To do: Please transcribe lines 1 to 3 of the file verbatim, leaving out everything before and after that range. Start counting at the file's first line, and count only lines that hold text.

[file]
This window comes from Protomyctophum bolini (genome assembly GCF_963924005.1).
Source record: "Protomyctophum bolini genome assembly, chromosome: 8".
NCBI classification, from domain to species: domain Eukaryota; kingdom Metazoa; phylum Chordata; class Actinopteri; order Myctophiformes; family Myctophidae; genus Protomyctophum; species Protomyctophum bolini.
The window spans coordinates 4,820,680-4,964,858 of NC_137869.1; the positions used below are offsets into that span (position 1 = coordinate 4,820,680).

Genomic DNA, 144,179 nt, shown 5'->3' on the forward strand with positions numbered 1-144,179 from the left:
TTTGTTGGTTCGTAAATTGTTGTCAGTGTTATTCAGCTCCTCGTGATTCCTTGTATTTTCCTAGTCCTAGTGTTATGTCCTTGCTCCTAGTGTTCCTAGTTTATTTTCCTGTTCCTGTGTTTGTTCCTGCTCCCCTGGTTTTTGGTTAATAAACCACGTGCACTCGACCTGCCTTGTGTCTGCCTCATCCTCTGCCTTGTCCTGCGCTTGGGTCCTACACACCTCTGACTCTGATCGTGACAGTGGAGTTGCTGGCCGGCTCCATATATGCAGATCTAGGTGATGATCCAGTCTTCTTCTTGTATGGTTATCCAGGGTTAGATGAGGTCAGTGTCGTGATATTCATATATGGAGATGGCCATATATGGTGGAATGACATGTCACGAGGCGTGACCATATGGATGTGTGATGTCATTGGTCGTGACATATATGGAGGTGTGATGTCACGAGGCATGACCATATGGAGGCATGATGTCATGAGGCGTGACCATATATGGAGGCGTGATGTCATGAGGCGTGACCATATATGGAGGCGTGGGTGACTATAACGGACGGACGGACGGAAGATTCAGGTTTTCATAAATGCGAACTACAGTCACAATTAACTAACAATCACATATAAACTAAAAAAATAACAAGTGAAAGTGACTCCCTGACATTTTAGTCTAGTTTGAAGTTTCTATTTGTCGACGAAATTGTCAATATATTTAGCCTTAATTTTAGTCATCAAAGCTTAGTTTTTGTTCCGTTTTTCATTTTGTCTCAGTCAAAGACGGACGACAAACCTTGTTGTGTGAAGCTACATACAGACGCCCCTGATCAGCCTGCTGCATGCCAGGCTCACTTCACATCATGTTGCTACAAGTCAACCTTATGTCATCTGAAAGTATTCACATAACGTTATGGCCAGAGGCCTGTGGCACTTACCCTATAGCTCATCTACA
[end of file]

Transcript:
This window comes from Protomyctophum bolini (genome assembly GCF_963924005.1).
Source record: "Protomyctophum bolini genome assembly, chromosome: 8".
NCBI classification, from domain to species: domain Eukaryota; kingdom Metazoa; phylum Chordata; class Actinopteri; order Myctophiformes; family Myctophidae; genus Protomyctophum; species Protomyctophum bolini.